I just could not pull away from the Mum role.

I keep asking myself why I do this, why for almost 7 years, I have not been able to break free and accomplish something for ME.

I know deep down that bigger thing are achievable, caring for a young boy with complex needs or not.

We have everything set up now. We have the adaptations, the carers, the school.

Why oh why am I unable to fully find myself again.

I get to points where I feel I have, but then I get overwhelmed, crash and burn out, and this state is really difficult to get out of.

I have to start again from scratch, which leads me on to now…

I feel this month is the month to really work on this, like April is the new January, and really pull out who Rochelle is and who Rochelle wants to be.

It’s time to stop hiding behind my son, who no longer needs me every single minute of the day. 

What is the plan I hear you ask?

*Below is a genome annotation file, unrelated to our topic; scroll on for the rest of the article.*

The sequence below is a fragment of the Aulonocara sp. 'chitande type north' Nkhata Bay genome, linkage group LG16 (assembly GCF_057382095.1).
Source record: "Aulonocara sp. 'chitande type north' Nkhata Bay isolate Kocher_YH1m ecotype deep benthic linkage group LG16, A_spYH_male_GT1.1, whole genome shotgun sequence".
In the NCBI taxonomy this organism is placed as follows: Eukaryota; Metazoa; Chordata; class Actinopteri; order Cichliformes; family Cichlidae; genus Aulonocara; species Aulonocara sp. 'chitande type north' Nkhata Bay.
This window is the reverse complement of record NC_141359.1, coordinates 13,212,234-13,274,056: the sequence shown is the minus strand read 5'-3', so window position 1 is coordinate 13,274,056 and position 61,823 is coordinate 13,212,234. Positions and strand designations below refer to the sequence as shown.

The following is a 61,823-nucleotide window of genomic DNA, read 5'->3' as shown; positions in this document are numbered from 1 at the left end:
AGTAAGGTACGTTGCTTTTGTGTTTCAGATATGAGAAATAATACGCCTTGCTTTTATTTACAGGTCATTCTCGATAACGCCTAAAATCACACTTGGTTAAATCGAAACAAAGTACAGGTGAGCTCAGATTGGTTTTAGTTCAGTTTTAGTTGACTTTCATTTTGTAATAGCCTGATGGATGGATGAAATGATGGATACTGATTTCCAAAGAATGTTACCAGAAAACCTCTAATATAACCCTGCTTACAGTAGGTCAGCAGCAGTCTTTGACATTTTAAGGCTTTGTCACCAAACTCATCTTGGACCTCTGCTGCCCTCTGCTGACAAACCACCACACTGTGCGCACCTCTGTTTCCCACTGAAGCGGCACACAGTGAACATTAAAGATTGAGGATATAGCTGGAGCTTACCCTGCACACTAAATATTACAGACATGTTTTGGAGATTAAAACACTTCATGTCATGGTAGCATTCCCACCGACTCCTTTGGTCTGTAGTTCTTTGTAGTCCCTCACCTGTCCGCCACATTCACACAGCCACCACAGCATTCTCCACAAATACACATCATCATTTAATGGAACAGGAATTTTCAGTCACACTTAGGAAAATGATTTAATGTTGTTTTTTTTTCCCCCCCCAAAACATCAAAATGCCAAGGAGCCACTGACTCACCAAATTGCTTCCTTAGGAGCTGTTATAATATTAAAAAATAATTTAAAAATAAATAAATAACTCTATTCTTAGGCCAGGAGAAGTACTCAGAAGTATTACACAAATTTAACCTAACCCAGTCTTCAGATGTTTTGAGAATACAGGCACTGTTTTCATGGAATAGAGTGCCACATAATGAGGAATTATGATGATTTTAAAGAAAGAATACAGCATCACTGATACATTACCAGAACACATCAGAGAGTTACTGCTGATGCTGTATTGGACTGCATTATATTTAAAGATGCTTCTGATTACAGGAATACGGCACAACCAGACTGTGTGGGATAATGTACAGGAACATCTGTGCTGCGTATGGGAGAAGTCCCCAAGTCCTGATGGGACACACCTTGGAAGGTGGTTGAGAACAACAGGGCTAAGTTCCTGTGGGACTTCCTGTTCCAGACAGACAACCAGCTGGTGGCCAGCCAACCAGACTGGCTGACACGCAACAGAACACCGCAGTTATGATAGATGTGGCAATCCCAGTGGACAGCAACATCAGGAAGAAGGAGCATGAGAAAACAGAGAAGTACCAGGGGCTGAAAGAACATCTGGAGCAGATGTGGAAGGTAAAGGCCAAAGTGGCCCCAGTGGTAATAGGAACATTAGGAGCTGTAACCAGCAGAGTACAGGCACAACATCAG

Well like I said earlier, I am very easily overwhelmed, it is no secret, therefore I need to take it slow and simple. 

I started with a spring clean of the house yesterday, and today I have started writing again, as this is what helps my mental health, getting everything out on the page, in a chaotic, but meaningful way.

I am well aware that I am not the best writer, but there is a sense of freedom in writing, so I try not to edit or over think.

I feel this is a great, comfortable step, as it will help me brainstorm, and also filter my thoughts.

I have also started to reach out to a few friends I have disconnected from to arrange walking dates in the local park, and cut down on the social media.

This step was a big one, as I feel I have been very active with posting and engaging on social media, but not so much personal conversation going on, so there’s layers of me that have been blocked out so to speak.

It’s so easy to be present behind a screen, not so easy in body.

April is looking exciting, and I am feeling like I can achieve it, as I haven’t set myself some silly out of reach goals, which I feel is the key point of my blog today.

Much love,